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New Developments in Environmental Law
Municipal Law

Municipal Law (5)

Supreme Court Strikes Down the City of Boston’s Flag-Flying Practice at City Hall Plaza as Going Over a Bright Line Between Rightful Control of Government Speech and Relaxed Regulation of Private Speech

Written by
/ Published Monday, 12 September 2022 12:52
In the case of Shurtleff v. City of Boston, 596 US ___ (May 2, 2022), the U.S. Supreme Court held that the City of Boston’s flag-raising program did not constitute government speech. Consequently, the City’s refusal to allow the petitioners to fly their flag because of its religious viewpoint violated the Free Speech Clause of the First Amendment to the US Constitution. Let’s see how this regulatory analysis works.

Regulatory Takings: Ripeness: Exhaustion and Finality

Written by
/ Published Wednesday, 29 December 2021 15:17
Takings jurisprudence requires that courts know the extent of a regulation’s interference with property rights prior to making any adjudication on its validity. Williamson County Regional Planning Commission v. Hamilton Bank, 473 U.S. 172 (1985)

Risky Business: Using Email to Communicate Among State and Local Government Board Members Outside of Meetings

Written by
/ Published Thursday, 05 April 2018 12:20
Many people embrace the state’s Open Meeting Law goal to have deliberations and decisions of local government boards, committees, and commissions open to public view. At the same time, most people have fully incorporated e-mail into their lives as an efficient means of communications. When serving on a conservation commission, planning board, zoning board of appeal, board of health, or other local board, committee or commission, the prolific use of email and laudable public policy can collide.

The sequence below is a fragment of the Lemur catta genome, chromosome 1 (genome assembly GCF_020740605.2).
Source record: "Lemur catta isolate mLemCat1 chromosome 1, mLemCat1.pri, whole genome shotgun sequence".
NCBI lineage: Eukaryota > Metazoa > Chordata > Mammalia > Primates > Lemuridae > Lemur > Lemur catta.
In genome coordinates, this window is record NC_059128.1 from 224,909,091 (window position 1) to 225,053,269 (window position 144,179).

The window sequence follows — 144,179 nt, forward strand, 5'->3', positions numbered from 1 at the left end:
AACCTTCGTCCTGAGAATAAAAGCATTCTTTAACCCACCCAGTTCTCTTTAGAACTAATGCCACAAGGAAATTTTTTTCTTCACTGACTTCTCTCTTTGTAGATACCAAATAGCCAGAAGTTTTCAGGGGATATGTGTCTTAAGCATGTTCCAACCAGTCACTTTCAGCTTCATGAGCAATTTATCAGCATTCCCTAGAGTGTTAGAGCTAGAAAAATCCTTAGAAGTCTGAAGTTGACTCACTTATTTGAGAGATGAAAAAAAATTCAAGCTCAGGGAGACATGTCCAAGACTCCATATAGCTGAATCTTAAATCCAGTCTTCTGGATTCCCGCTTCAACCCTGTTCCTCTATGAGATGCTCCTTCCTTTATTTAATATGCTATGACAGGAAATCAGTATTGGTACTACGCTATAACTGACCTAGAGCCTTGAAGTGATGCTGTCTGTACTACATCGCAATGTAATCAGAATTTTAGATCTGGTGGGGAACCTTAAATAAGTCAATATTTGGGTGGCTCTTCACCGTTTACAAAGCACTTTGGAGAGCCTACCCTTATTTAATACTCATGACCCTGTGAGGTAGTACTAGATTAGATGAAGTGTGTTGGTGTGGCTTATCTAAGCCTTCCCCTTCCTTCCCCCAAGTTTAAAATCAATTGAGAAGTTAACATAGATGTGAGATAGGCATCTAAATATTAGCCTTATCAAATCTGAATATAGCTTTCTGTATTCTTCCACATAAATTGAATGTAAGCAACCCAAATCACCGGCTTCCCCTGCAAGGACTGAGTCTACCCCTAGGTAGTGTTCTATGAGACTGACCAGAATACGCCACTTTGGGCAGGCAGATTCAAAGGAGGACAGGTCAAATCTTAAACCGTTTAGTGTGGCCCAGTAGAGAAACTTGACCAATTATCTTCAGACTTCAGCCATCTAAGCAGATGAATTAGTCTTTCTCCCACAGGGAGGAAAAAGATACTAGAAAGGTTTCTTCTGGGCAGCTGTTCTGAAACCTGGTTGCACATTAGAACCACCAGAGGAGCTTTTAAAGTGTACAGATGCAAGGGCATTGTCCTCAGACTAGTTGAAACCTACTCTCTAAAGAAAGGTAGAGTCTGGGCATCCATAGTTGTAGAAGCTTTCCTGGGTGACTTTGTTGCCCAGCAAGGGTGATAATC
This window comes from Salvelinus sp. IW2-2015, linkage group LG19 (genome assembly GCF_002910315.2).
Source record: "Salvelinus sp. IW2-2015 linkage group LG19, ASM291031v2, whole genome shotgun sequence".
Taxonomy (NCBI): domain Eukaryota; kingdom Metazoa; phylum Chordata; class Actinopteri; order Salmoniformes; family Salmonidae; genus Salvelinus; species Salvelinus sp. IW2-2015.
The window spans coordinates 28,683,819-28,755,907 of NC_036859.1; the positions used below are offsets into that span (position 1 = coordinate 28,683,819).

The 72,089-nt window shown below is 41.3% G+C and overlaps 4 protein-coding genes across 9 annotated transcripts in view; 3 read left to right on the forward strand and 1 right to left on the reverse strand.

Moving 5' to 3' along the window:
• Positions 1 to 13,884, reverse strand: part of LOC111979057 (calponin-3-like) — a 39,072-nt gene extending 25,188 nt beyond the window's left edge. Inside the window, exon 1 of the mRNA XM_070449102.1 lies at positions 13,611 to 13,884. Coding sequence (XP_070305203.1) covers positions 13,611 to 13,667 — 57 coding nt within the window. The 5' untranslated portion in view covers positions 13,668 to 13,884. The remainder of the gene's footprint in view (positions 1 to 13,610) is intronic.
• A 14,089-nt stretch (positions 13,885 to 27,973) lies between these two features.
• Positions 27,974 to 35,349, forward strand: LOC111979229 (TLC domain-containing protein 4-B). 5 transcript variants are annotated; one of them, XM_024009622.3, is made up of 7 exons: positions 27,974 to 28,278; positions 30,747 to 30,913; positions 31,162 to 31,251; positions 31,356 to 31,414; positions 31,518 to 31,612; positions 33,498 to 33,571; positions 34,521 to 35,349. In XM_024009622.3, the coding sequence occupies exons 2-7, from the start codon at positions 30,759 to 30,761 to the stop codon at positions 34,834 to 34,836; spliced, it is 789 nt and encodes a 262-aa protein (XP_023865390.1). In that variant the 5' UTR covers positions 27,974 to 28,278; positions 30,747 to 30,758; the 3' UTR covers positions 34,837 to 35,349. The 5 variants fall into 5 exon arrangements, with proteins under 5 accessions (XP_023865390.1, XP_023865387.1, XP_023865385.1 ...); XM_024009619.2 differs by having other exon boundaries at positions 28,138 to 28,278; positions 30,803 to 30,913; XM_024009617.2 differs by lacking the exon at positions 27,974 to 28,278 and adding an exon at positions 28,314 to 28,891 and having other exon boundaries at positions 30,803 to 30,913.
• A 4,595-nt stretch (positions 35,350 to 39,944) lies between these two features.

New Law Means Less Control for Municipalities

Written by
/ Published Tuesday, 11 October 2016 14:21
On August 10, 2016 Governor Baker signed HB 4569 into law. It is titled, “An Act Relative to Job Creation and Workforce Development,” and appears as Chapter 219 of the Acts of 2016. Despite declining to approve two sections of the Bill, Governor Baker approved Section 48, which will have confusing implications for environmental regulation in municipalities, and likely lead to a slew of doubt, disputes, and even lawsuits.

Municipal Modernization Act a Smorgasbord of Changes on Environment and Land Use

Written by
/ Published Thursday, 25 August 2016 15:10
On August 9, 2016 Governor Baker approved HB 4565, “An Act Modernizing Municipal Finance and Government,” signing into law what is now Chapter 218 of the Acts of 2016. This newly enacted legislation tweaks, modifies, and streamlines several existing statutes governing cities and towns.

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